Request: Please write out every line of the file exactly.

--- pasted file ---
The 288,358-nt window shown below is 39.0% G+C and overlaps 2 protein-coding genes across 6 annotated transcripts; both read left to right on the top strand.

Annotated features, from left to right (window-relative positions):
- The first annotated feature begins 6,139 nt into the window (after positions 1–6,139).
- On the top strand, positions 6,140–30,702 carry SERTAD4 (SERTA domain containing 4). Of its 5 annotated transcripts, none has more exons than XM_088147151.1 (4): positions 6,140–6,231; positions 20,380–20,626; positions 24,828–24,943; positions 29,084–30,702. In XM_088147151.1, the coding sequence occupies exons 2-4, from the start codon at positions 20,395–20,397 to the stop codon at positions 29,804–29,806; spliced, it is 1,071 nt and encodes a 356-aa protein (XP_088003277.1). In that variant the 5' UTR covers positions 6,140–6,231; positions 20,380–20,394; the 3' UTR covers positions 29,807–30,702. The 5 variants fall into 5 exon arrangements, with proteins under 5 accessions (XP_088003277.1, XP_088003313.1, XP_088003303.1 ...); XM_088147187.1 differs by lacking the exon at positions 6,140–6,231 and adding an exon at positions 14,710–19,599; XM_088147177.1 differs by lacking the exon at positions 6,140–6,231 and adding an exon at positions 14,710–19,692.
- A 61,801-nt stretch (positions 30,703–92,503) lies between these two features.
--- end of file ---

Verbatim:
The 288,358-nt window shown below is 39.0% G+C and overlaps 2 protein-coding genes across 6 annotated transcripts; both read left to right on the top strand.

Annotated features, from left to right (window-relative positions):
- The first annotated feature begins 6,139 nt into the window (after positions 1–6,139).
- On the top strand, positions 6,140–30,702 carry SERTAD4 (SERTA domain containing 4). Of its 5 annotated transcripts, none has more exons than XM_088147151.1 (4): positions 6,140–6,231; positions 20,380–20,626; positions 24,828–24,943; positions 29,084–30,702. In XM_088147151.1, the coding sequence occupies exons 2-4, from the start codon at positions 20,395–20,397 to the stop codon at positions 29,804–29,806; spliced, it is 1,071 nt and encodes a 356-aa protein (XP_088003277.1). In that variant the 5' UTR covers positions 6,140–6,231; positions 20,380–20,394; the 3' UTR covers positions 29,807–30,702. The 5 variants fall into 5 exon arrangements, with proteins under 5 accessions (XP_088003277.1, XP_088003313.1, XP_088003303.1 ...); XM_088147187.1 differs by lacking the exon at positions 6,140–6,231 and adding an exon at positions 14,710–19,599; XM_088147177.1 differs by lacking the exon at positions 6,140–6,231 and adding an exon at positions 14,710–19,692.
- A 61,801-nt stretch (positions 30,703–92,503) lies between these two features.